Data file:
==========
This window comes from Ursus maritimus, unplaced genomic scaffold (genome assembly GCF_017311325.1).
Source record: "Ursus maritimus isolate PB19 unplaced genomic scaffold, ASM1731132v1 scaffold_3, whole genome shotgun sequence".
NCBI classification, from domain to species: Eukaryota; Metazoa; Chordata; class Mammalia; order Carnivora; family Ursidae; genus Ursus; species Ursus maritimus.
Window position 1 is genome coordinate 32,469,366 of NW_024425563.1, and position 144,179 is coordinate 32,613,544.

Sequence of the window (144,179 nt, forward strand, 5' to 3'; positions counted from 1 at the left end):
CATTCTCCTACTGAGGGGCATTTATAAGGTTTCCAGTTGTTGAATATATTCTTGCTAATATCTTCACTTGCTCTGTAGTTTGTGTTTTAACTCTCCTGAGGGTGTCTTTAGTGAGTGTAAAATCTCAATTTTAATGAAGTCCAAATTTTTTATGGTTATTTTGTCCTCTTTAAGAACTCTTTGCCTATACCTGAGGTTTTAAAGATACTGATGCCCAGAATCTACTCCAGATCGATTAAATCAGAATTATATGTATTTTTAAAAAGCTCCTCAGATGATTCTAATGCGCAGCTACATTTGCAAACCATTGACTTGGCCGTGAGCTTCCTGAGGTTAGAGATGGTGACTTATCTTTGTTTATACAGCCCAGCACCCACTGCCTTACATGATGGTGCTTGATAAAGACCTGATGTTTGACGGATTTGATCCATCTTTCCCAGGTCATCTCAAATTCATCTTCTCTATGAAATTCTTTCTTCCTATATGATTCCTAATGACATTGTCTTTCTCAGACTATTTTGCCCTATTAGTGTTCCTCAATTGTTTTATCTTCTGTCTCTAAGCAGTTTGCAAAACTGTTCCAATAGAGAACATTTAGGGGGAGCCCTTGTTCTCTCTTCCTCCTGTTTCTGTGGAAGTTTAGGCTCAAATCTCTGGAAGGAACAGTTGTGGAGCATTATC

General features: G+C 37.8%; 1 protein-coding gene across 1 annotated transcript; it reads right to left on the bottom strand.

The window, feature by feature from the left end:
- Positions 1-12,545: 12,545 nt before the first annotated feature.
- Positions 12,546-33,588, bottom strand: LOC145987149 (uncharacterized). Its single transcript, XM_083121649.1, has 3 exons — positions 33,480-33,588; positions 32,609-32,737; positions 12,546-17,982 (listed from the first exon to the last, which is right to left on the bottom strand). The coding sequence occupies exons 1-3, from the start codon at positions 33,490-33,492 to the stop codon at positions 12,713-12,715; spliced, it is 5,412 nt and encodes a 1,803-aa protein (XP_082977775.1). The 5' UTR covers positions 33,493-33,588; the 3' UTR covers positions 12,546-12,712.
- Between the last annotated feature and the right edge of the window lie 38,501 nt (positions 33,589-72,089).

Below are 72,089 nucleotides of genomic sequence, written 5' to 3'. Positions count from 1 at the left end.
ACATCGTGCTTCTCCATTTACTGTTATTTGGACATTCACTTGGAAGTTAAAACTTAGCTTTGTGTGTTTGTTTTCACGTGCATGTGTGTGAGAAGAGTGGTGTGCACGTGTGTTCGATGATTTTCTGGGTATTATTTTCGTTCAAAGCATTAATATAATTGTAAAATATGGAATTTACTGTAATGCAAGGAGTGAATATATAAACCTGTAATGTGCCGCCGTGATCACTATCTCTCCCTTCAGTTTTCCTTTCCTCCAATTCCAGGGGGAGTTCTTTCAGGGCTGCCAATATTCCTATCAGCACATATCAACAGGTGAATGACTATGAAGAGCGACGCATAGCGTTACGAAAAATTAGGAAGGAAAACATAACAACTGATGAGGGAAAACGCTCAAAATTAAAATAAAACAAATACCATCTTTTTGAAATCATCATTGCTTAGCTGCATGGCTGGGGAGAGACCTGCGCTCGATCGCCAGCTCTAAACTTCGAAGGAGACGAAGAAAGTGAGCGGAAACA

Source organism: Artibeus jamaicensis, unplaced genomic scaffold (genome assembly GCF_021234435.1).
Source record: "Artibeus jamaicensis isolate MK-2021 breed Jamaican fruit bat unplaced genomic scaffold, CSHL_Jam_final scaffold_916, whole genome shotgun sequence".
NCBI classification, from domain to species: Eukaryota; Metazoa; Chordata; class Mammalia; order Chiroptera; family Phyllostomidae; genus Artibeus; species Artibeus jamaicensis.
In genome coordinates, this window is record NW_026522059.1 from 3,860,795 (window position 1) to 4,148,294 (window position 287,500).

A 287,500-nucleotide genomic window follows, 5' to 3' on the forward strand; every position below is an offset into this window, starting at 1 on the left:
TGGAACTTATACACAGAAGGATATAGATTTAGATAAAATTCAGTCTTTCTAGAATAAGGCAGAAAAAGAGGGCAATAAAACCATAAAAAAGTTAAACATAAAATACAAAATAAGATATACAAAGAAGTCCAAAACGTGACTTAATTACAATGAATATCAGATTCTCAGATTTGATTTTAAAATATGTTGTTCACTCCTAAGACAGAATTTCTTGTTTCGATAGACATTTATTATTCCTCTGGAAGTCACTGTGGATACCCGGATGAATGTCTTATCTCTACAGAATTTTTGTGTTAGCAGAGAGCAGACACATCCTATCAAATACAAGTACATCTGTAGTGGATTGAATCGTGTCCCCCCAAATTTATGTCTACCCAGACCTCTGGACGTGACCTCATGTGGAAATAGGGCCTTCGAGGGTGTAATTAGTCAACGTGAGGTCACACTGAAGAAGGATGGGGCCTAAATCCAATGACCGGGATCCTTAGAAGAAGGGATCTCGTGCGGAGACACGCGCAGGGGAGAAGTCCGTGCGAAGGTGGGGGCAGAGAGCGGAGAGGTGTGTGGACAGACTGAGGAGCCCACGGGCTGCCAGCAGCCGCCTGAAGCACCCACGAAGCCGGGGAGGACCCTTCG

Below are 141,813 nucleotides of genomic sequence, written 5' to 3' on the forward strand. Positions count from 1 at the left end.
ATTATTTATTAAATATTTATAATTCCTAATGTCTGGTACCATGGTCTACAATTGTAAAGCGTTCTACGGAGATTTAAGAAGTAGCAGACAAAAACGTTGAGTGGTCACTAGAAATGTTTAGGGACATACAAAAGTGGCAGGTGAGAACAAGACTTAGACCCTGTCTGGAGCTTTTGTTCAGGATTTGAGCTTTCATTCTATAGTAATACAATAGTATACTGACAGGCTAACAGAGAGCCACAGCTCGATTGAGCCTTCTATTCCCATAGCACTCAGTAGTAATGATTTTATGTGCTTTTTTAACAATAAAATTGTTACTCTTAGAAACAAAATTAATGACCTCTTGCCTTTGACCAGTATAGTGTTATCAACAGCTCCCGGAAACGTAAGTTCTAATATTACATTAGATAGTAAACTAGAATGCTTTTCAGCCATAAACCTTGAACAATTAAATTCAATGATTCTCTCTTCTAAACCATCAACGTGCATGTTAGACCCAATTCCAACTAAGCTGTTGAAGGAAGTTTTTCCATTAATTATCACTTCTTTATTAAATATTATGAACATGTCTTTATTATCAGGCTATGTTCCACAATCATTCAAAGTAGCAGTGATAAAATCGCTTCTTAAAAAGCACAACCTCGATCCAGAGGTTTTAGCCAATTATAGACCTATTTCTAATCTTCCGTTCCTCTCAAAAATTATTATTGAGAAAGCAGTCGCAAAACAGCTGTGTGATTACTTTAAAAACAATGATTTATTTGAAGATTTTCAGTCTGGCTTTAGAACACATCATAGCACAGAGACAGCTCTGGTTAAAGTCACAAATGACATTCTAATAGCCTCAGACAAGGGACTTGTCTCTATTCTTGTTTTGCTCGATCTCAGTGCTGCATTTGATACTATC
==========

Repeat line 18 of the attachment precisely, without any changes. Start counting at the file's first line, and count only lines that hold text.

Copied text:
A 287,500-nucleotide genomic window follows, 5' to 3' on the forward strand; every position below is an offset into this window, starting at 1 on the left: